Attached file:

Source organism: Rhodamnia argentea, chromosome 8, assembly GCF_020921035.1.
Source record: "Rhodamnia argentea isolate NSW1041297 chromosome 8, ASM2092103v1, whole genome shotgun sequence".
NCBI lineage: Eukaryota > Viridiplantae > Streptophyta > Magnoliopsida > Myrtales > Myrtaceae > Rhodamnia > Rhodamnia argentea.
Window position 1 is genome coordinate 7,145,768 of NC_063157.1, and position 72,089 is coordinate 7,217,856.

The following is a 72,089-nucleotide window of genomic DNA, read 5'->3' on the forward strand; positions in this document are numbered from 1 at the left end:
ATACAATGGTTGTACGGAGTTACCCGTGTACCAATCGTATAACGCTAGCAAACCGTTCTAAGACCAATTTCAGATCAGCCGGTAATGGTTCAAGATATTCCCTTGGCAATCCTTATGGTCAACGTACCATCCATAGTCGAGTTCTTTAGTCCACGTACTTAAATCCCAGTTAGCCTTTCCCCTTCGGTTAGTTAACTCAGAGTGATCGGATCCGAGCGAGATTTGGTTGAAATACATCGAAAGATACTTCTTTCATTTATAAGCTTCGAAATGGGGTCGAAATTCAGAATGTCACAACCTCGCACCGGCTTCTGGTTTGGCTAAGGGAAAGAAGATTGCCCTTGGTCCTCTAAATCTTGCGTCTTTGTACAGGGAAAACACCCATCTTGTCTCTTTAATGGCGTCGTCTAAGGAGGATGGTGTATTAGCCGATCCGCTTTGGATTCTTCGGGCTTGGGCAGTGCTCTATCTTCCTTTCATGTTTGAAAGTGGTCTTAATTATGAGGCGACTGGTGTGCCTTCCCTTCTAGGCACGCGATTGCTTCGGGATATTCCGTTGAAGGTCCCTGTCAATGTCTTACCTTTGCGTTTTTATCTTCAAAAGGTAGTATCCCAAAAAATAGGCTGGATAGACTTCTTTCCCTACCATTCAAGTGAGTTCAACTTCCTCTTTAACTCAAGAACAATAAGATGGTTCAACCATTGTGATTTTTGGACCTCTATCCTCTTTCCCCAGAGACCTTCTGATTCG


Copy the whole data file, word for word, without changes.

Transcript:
Source organism: Rhodamnia argentea, chromosome 8, assembly GCF_020921035.1.
Source record: "Rhodamnia argentea isolate NSW1041297 chromosome 8, ASM2092103v1, whole genome shotgun sequence".
NCBI lineage: Eukaryota > Viridiplantae > Streptophyta > Magnoliopsida > Myrtales > Myrtaceae > Rhodamnia > Rhodamnia argentea.
Window position 1 is genome coordinate 7,145,768 of NC_063157.1, and position 72,089 is coordinate 7,217,856.

The following is a 72,089-nucleotide window of genomic DNA, read 5'->3' on the forward strand; positions in this document are numbered from 1 at the left end:
ATACAATGGTTGTACGGAGTTACCCGTGTACCAATCGTATAACGCTAGCAAACCGTTCTAAGACCAATTTCAGATCAGCCGGTAATGGTTCAAGATATTCCCTTGGCAATCCTTATGGTCAACGTACCATCCATAGTCGAGTTCTTTAGTCCACGTACTTAAATCCCAGTTAGCCTTTCCCCTTCGGTTAGTTAACTCAGAGTGATCGGATCCGAGCGAGATTTGGTTGAAATACATCGAAAGATACTTCTTTCATTTATAAGCTTCGAAATGGGGTCGAAATTCAGAATGTCACAACCTCGCACCGGCTTCTGGTTTGGCTAAGGGAAAGAAGATTGCCCTTGGTCCTCTAAATCTTGCGTCTTTGTACAGGGAAAACACCCATCTTGTCTCTTTAATGGCGTCGTCTAAGGAGGATGGTGTATTAGCCGATCCGCTTTGGATTCTTCGGGCTTGGGCAGTGCTCTATCTTCCTTTCATGTTTGAAAGTGGTCTTAATTATGAGGCGACTGGTGTGCCTTCCCTTCTAGGCACGCGATTGCTTCGGGATATTCCGTTGAAGGTCCCTGTCAATGTCTTACCTTTGCGTTTTTATCTTCAAAAGGTAGTATCCCAAAAAATAGGCTGGATAGACTTCTTTCCCTACCATTCAAGTGAGTTCAACTTCCTCTTTAACTCAAGAACAATAAGATGGTTCAACCATTGTGATTTTTGGACCTCTATCCTCTTTCCCCAGAGACCTTCTGATTCG